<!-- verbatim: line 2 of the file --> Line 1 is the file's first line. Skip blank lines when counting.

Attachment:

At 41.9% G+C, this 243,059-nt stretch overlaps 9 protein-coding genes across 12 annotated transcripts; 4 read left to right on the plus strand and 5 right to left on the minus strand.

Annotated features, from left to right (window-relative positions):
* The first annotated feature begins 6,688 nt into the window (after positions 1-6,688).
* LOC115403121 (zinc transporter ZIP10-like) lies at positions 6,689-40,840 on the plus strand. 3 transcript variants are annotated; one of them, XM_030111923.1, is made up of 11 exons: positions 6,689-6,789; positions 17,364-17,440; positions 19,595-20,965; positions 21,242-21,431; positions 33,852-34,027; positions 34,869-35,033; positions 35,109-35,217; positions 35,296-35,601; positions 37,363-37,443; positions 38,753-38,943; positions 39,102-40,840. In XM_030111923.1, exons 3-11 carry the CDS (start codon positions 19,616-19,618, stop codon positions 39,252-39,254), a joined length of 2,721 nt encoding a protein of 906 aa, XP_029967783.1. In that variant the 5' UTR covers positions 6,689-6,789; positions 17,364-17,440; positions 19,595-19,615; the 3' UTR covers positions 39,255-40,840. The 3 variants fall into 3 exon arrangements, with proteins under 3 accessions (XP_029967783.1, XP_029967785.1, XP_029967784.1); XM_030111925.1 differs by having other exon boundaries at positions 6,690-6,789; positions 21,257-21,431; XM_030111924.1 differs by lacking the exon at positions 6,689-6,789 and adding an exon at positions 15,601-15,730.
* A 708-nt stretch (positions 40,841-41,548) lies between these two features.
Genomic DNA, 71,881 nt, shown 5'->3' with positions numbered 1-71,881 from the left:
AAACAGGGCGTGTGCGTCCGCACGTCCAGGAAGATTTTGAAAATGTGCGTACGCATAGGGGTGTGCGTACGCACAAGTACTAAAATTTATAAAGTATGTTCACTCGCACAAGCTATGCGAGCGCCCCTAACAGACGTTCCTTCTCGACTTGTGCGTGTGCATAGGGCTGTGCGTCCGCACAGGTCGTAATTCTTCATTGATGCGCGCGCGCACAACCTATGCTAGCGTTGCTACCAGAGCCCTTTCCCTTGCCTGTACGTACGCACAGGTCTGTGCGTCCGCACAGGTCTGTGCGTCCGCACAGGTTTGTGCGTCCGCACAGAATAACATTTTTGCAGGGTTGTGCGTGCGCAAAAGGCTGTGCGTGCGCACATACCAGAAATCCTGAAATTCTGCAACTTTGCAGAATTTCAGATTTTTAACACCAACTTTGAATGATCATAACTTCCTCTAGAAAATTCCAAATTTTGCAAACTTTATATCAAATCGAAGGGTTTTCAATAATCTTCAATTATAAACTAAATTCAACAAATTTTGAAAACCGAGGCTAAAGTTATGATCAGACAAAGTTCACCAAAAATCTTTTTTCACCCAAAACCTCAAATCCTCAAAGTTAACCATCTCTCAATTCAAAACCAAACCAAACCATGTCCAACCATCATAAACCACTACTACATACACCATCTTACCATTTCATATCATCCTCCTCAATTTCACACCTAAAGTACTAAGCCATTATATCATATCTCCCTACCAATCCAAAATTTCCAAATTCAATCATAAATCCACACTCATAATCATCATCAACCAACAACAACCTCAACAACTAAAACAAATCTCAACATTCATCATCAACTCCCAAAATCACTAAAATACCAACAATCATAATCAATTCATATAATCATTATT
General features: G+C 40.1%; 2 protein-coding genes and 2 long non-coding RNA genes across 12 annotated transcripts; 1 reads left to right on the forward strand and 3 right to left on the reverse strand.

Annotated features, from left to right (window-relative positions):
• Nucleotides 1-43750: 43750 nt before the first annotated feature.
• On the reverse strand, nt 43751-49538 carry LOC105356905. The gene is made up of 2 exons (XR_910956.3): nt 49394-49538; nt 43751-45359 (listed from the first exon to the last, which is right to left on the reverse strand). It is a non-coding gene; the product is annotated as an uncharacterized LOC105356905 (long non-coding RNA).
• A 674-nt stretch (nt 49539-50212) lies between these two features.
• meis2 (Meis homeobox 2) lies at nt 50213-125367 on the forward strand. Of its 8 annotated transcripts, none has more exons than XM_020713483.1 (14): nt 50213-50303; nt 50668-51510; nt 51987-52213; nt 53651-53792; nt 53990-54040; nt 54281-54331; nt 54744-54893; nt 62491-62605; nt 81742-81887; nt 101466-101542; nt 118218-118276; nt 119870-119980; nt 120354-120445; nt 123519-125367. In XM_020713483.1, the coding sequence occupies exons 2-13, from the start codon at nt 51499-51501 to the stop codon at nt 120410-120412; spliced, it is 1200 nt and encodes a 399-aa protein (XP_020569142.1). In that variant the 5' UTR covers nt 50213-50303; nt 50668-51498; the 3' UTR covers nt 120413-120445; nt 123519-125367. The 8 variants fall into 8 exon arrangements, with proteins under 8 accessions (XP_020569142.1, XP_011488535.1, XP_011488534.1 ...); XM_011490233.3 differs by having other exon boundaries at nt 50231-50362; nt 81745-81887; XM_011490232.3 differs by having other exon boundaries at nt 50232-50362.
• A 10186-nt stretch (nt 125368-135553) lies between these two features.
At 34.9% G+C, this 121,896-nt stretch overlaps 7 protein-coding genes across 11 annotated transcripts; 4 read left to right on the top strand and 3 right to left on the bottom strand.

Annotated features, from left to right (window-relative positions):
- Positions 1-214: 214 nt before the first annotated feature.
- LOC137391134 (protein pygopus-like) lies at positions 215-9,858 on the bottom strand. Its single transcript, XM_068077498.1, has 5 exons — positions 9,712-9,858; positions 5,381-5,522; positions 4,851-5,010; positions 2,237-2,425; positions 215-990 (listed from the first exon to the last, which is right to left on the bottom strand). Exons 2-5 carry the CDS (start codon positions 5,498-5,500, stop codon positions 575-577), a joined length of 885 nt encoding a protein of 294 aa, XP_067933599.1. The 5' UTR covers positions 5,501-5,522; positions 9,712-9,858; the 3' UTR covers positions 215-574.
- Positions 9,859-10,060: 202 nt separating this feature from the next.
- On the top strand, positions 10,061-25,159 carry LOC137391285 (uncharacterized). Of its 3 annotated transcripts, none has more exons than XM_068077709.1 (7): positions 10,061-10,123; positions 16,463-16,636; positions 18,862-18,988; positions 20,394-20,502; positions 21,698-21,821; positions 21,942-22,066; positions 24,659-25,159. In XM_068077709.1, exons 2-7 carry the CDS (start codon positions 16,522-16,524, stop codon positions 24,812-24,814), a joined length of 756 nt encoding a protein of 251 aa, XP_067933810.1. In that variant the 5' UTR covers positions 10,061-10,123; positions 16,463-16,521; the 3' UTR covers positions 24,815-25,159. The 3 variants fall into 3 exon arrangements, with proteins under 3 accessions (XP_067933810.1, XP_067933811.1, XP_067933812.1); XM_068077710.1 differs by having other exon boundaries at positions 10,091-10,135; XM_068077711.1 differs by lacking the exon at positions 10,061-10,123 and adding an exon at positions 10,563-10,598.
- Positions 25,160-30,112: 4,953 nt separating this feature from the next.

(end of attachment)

Annotated features, from left to right (window-relative positions):